“No second guesses. The objective is now all that matters.”

That is what Special Agent Benjamin Keynes said to himself when he stepped off the chopper dropping him and a group of six Special Operation soldiers in the middle of a desert in Afghanistan. Dispatched under the pretense to locate an influential Muslim clerk, the group soon finds itself in a bizarre situation.

Trapped in what the director calls “the Middle East Bermuda Triangle,” the soldiers and their local guide, Abdul (Chems-Eddine Zinoune), are faced with events that human logic fails to explain: weird bright lights in the sky, triangle-shaped signs all over the mountains, missing corpses and completely disintegrated bodies, fighter ghosts, a rescue chopper that’s there, only not seen, and then somehow disappears into thin air, and water that turns into sand. Is it a curse and work of God for entering sacred grounds, or is it simply a UFO and aliens stopping by to say hello to their neighbors?

Narrated by Agent Keynes (Jonas Ball), the movie has a surreal feel to it. The same can be said about Jonas Ball’s (The Killing of John Lennon) acting skills. For an actor playing the lead role, he does not seem able to convey to the viewers the dire situation these men are in. Then again, maybe his detached and cold narration and his lack of proper emotional cues are part of his role.

Written and directed by Daniel Myrick, better known as the guy who ruined sleeping outdoors for many prospective campers with The Blair Witch Project, The Objective creates feelings of unease in the viewer. As the movie progresses, questions tend to pile up: What will happen? Who will survive? And what is it about Americans that makes them poke their heads in every dark hole they find? Most important, what is the ending supposed to be, and what is the message Myrick is trying to pass on? Is this supposed to be metaphor for soldiers who went on to fight evil but never returned, disappearing under piles of dirt? Is he trying to alienate Americans from Afghan and Muslim cultures?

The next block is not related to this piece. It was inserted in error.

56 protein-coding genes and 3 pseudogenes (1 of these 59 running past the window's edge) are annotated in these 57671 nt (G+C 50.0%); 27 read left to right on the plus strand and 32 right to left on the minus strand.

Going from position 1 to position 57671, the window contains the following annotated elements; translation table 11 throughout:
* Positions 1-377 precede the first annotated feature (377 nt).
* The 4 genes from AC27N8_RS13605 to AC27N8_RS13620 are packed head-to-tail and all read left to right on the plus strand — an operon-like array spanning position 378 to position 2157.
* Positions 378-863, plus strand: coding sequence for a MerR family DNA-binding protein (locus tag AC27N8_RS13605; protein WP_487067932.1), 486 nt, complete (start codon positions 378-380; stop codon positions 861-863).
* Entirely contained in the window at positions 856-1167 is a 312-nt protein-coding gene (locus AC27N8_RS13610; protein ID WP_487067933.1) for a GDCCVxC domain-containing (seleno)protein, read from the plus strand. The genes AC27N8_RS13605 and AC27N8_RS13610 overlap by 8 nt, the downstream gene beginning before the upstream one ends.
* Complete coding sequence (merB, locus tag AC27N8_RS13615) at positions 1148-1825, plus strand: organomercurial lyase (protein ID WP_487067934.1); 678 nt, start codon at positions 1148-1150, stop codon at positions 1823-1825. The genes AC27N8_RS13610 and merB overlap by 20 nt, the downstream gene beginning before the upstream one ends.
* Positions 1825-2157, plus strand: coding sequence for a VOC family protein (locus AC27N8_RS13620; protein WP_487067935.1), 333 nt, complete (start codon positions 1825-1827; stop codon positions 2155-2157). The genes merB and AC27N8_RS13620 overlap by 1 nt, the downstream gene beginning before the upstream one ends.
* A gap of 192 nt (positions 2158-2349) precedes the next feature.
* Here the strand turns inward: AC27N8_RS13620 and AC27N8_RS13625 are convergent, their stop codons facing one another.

Perhaps, he simply wanted to scare the would-be U.S. soldiers from ever entering Afghanistan. However, one thing is for certain; no undead Taliban zombies or genetically mutilated creatures can be held responsible.

The Objective releases in select theaters March 13.